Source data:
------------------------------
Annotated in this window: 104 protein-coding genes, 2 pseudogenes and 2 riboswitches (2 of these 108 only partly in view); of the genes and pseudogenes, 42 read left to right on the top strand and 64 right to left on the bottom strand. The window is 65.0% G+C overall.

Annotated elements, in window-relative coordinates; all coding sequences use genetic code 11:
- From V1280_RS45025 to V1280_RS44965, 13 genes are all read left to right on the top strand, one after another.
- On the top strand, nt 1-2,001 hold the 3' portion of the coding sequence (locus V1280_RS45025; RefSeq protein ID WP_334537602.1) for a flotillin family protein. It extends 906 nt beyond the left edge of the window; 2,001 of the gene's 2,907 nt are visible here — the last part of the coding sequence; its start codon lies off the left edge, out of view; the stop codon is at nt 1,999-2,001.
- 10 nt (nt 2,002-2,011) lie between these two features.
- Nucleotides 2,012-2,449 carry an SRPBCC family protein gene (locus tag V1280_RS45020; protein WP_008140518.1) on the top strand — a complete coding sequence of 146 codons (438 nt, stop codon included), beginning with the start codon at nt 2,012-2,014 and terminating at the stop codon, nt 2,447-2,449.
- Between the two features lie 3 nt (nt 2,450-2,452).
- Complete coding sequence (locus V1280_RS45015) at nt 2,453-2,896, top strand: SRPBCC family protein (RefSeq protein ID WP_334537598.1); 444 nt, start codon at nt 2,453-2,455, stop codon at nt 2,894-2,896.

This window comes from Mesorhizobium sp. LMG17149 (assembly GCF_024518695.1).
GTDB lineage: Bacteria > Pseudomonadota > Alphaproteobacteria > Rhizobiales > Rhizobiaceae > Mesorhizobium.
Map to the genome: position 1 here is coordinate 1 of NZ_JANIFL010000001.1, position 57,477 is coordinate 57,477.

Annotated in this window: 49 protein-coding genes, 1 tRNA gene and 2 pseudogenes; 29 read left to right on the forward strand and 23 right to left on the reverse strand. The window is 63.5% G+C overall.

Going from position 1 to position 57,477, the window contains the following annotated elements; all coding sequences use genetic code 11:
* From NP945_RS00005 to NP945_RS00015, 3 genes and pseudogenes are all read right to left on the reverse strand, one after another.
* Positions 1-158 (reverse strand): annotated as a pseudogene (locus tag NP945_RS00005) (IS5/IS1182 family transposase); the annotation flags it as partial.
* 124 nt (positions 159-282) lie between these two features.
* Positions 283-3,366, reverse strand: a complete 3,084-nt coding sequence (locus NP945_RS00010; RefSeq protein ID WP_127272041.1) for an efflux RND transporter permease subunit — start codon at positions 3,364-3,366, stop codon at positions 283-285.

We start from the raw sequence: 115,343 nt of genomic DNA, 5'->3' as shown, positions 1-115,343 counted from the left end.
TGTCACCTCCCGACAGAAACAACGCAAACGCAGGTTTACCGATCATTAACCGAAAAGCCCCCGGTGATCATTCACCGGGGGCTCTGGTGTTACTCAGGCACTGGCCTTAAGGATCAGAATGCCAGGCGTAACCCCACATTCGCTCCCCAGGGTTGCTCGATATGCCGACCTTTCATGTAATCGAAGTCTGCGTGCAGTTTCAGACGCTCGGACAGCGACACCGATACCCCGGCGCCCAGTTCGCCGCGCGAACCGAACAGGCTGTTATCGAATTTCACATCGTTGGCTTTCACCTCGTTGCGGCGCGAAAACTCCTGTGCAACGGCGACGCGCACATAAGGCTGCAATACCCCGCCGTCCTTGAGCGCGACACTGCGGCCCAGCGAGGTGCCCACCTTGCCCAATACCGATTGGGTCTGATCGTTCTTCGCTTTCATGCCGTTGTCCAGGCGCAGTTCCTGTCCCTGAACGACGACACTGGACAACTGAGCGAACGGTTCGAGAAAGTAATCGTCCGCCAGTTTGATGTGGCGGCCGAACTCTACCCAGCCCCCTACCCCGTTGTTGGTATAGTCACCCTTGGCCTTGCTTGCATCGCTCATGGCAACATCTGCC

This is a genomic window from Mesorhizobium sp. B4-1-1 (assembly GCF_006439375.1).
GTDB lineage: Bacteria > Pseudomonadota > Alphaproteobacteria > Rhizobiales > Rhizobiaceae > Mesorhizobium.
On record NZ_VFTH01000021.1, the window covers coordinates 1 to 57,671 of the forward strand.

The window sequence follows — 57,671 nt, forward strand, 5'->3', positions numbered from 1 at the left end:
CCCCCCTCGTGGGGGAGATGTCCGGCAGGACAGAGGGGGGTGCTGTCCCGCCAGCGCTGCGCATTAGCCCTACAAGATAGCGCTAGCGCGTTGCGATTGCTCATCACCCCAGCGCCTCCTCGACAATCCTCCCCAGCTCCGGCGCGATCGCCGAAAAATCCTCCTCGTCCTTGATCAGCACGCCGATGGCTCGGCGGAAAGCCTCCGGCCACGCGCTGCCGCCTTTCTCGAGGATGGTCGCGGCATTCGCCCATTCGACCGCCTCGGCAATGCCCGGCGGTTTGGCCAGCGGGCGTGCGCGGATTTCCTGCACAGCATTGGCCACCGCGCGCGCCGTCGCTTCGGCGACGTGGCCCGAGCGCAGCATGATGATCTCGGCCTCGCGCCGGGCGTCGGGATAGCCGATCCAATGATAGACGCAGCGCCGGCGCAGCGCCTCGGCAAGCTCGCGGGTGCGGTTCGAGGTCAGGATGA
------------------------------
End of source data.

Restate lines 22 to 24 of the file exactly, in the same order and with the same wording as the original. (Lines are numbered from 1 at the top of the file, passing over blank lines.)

On record NZ_VFTH01000021.1, the window covers coordinates 1 to 57,671 of the forward strand.

The window sequence follows — 57,671 nt, forward strand, 5'->3', positions numbered from 1 at the left end:
CCCCCCTCGTGGGGGAGATGTCCGGCAGGACAGAGGGGGGTGCTGTCCCGCCAGCGCTGCGCATTAGCCCTACAAGATAGCGCTAGCGCGTTGCGATTGCTCATCACCCCAGCGCCTCCTCGACAATCCTCCCCAGCTCCGGCGCGATCGCCGAAAAATCCTCCTCGTCCTTGATCAGCACGCCGATGGCTCGGCGGAAAGCCTCCGGCCACGCGCTGCCGCCTTTCTCGAGGATGGTCGCGGCATTCGCCCATTCGACCGCCTCGGCAATGCCCGGCGGTTTGGCCAGCGGGCGTGCGCGGATTTCCTGCACAGCATTGGCCACCGCGCGCGCCGTCGCTTCGGCGACGTGGCCCGAGCGCAGCATGATGATCTCGGCCTCGCGCCGGGCGTCGGGATAGCCGATCCAATGATAGACGCAGCGCCGGCGCAGCGCCTCGGCAAGCTCGCGGGTGCGGTTCGAGGTCAGGATGA